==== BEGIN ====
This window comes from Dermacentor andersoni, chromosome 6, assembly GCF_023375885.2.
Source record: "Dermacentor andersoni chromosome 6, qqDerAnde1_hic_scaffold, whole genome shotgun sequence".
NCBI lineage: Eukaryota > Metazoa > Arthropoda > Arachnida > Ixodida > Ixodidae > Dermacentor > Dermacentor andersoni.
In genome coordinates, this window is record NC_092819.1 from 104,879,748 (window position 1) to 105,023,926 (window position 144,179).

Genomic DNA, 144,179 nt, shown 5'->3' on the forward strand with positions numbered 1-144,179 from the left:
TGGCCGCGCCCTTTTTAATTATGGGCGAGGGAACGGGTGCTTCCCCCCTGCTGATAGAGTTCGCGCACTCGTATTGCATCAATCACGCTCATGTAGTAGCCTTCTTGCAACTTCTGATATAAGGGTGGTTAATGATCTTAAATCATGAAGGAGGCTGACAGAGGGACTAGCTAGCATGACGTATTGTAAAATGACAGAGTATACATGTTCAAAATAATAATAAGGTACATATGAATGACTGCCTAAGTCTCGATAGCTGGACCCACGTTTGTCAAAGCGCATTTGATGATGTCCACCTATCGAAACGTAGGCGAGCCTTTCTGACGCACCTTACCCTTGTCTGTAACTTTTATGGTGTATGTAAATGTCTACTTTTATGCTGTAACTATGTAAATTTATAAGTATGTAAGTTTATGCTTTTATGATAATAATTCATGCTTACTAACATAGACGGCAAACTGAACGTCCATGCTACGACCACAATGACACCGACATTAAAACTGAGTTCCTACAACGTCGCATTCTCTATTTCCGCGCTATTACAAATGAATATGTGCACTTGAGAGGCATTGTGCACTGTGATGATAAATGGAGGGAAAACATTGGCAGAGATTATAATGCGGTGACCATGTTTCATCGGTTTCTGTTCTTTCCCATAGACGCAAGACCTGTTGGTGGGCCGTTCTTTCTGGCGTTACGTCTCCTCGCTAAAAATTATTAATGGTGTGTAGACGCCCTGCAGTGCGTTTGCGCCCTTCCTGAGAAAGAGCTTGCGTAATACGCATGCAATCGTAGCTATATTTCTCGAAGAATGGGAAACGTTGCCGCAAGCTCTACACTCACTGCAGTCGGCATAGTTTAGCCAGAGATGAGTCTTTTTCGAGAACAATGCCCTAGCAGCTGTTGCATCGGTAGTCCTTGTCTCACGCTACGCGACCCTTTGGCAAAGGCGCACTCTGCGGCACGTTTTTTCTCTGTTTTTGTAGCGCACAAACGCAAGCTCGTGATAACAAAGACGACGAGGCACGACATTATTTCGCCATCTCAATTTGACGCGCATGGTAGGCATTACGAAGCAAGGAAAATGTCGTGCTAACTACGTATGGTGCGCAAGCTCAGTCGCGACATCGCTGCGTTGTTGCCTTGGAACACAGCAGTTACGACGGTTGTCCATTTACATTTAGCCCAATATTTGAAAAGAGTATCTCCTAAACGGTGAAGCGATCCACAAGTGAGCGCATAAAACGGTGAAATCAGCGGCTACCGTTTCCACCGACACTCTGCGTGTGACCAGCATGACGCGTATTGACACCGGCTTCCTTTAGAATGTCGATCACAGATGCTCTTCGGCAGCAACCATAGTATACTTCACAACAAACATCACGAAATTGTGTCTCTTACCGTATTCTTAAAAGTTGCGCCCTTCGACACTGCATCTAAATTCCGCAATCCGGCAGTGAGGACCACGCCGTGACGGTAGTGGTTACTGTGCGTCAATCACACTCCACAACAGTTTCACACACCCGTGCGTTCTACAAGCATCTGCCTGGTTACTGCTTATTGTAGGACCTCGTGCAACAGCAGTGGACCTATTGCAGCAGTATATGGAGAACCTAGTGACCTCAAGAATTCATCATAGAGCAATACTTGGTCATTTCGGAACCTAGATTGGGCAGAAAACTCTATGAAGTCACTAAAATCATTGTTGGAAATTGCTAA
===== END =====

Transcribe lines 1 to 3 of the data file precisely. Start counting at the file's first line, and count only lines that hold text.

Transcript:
This window comes from Dermacentor andersoni, chromosome 6, assembly GCF_023375885.2.
Source record: "Dermacentor andersoni chromosome 6, qqDerAnde1_hic_scaffold, whole genome shotgun sequence".
NCBI lineage: Eukaryota > Metazoa > Arthropoda > Arachnida > Ixodida > Ixodidae > Dermacentor > Dermacentor andersoni.